for 10 days of Magic!
The 16th Montreal Intercultural Storytelling Festival will be held October 22 to 31
The 16th Montreal Intercultural Storytelling Festival, which will be held October 22 to 31, 2021, will offer a rich and inclusive program featuring 50 artists from Quebec, Canada, First Nations, and the world totalling 45 events. « It will be good, after more than a year of isolation and trauma, to be together again to share stories that speak to our common humanity. In the midst of an environmental crisis and deep divisions in civil society, stories can help us listen deeply to others and forge bonds of empathy beyond individual differences,” director Stéphanie Bénéteau says.
A rich and inclusive program featuring 50 artists from Quebec, Canada, First Nations, and the world totalling 45 events.
Founded in 1993, the Montreal Intercultural Storytelling Festival is one of the most important oral storytelling events in the world. Every second year, the Festival invites artists from all over the world to share traditional and contemporary storytelling with live audiences.
On the English side, the Festival is featuring two guest artists from English Canada. From British Columbia, Shayna Jones is an award-winning professional performance artist specializing in the traditional oral storytelling of African and Afro-Diasporic Folklore. As a professionally trained actor, vocalist, and dancer, Shayna has performed for audiences across Canada.
As a folklorist, Shayna combines her passion for live performance with the in-depth study of Afro-centric folk history, folklore and contemporary experience. Wherever she has gone, she hypnotizes viewers with her interwoven stories, reconstructed from various traditions of the African diaspora. “Discovering, shaping, and sharing tales keeps me steeped in the awareness of our common humanity, and of our deeply threatened need for slowing-down, unplugged, heart-to-heart connection with one another and with the world around us,” says Jones of her work.
‘The Montreal Intercultural Storytelling Festival is one of the most important oral storytelling events in the world.’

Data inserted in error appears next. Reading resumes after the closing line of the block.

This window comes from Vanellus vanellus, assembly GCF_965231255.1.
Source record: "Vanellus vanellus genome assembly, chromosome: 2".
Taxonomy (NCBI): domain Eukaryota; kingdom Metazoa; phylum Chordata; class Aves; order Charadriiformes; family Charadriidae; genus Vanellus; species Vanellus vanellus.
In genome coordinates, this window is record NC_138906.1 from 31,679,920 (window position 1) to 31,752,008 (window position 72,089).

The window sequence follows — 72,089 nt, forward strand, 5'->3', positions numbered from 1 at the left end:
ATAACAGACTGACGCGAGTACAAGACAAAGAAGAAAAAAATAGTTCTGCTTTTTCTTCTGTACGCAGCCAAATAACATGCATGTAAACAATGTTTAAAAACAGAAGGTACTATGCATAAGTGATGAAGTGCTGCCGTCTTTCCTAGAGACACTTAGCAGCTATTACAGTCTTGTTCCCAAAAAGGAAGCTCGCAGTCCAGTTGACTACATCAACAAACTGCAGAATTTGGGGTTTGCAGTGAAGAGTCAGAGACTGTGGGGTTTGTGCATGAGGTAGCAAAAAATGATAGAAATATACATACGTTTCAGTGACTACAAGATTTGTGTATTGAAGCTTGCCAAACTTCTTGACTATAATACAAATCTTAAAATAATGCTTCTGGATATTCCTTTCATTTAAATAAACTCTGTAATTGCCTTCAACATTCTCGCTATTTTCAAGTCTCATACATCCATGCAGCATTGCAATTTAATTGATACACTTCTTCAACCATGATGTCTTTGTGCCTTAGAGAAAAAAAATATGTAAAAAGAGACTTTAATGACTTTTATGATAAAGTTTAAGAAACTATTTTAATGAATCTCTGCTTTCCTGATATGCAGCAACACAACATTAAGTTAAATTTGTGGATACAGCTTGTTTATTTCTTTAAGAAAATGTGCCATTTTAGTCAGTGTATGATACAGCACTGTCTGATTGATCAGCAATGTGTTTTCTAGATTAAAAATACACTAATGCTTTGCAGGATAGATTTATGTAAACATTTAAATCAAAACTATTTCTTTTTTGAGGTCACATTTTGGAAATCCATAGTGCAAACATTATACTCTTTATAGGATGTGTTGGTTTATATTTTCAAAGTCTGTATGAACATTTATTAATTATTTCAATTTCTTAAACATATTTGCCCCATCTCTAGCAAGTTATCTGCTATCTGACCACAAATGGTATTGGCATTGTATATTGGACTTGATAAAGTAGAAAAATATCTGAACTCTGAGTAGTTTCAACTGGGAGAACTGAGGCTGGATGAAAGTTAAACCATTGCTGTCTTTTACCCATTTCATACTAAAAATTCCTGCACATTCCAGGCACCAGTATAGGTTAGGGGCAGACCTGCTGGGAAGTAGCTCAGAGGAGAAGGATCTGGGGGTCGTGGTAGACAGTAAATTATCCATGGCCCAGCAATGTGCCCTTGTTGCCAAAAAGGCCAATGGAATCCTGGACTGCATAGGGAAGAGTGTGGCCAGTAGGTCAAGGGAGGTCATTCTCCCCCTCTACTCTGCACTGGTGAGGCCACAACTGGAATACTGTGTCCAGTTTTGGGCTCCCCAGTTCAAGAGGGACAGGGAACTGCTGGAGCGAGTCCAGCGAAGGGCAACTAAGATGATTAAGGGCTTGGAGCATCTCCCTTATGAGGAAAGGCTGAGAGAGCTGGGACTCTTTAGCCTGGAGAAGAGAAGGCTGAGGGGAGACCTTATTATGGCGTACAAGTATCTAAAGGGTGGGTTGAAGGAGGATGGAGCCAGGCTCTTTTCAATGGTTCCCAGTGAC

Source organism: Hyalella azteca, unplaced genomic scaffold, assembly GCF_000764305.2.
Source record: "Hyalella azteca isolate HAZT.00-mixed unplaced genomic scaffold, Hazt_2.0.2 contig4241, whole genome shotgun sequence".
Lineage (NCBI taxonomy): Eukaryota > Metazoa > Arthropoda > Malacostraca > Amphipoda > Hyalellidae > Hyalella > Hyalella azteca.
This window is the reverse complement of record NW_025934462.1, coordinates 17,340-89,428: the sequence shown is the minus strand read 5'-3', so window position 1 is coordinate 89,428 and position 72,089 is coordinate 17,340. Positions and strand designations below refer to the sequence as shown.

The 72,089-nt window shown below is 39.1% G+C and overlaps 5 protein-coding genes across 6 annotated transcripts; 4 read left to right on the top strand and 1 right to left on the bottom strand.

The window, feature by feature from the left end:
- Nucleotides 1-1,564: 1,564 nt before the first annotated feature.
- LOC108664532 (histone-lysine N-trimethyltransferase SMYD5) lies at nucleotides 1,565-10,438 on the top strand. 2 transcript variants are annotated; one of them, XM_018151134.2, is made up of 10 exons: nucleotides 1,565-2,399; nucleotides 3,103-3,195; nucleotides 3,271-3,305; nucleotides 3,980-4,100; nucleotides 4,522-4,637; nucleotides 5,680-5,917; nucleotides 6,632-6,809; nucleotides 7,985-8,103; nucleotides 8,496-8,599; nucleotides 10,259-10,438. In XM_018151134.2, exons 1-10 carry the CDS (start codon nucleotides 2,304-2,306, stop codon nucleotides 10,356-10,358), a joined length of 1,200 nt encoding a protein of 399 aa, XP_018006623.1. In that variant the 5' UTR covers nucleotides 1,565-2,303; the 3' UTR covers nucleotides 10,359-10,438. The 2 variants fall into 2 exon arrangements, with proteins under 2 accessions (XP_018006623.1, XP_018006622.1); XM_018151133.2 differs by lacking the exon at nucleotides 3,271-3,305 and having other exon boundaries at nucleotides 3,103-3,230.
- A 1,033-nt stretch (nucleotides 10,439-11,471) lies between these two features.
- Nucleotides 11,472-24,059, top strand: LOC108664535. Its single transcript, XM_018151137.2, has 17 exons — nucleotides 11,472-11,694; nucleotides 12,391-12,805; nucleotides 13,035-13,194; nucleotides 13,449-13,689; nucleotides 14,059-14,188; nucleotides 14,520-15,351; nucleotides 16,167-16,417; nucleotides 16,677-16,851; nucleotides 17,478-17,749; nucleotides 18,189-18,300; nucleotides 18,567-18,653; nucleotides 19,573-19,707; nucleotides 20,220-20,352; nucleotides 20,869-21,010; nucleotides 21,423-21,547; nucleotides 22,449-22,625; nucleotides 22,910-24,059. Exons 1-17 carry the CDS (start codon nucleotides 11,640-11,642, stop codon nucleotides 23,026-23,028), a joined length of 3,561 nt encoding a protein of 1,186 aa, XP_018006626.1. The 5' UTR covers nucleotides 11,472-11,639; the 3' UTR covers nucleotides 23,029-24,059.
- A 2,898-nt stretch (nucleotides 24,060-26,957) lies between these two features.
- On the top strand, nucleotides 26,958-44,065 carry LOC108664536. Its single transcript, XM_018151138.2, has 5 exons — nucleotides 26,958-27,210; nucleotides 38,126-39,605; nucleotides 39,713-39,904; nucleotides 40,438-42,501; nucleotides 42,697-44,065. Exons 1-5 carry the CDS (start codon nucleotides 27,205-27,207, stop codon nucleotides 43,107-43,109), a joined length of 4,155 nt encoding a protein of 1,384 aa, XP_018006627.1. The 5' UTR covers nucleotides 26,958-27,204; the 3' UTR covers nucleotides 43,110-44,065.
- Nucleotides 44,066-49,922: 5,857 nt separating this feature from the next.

From Ottawa, artist Kim Kilpatrick will present Flying in the dark, an autobiographical account of the life and development of a blind person in a seeing world. With humour, wit, a deep sense of ridicule, and considerable courage, Kim guides her listeners through the experiences of a fiercely independent blind child. Kim enjoys performing for audiences of all ages and sizes and is proud to be an artist with a disability and to promote disability in the arts.
Mike Burns, an internationally acclaimed storyteller with roots in County Kerry, is a long-time favourite of the Festival. “I have been telling stories for nigh on 50 years and I have the feeling I may yet come good at it. I got a lazy start, not having to leave the fireplace in my father’s house to hear stories and “seanchas.”
My stories are the stories of Iveragh (South Kerry),” says Mike, with his characteristic humour and Irish lilt. He will be performing in the opening night gala as well as presenting two short films he created with Montréal filmmaker G. Scott McLeod.
Highlights of the English program
Generations: Opening Night Gala of
the Montreal Intercultural Storytelling Festival
with Oro Anahory-Librowicz, Mike Burns, Selina Eisenberg, Shayna Jones et Kim Kilpatrick
The English opening night gala of the Montreal Intercultural Storytelling Festival will celebrate our elders through story and affirm the importance of the connection between generations. The pandemic cast a brutal light on the way our culture treats older people and on the breakdown of the pathways of transmission between the generations. Ranging from stories of African and African diasporic traditions told by Shayna Jones to stories from Morocco, Ireland, Eastern Europe and more, the evening will bring people together to celebrate our elders and trace a way forward towards healing and justice after a year of trauma and isolation. October 23, 8 pm., at Maison de la culture Notre-Dame-de-Grâce – Passes available at the Maison de la culture or https://montreal.ca/evenements/gala-douverture-festival-interculturel-du-conte-de-montreal-17783
FolkPlay: Wisdom Tales of Africa & Her Diaspora
with Shayna Jones
You never know just what you will get in this lighthearted yet deeply meaningful mix of Afro-diasporic traditional lore. FolkPlay: Wisdom Tales of Africa & Her Diaspora is a smorgasbord of wise words, rhythm, song and movement that weaves together humour and play with poignant windows into our humanity. Come prepared to travel deep into a village of mice haunted by a wily feline or find yourself planted in the middle of a contest between the fiercest animals of an African jungle. Audience participation lovingly required!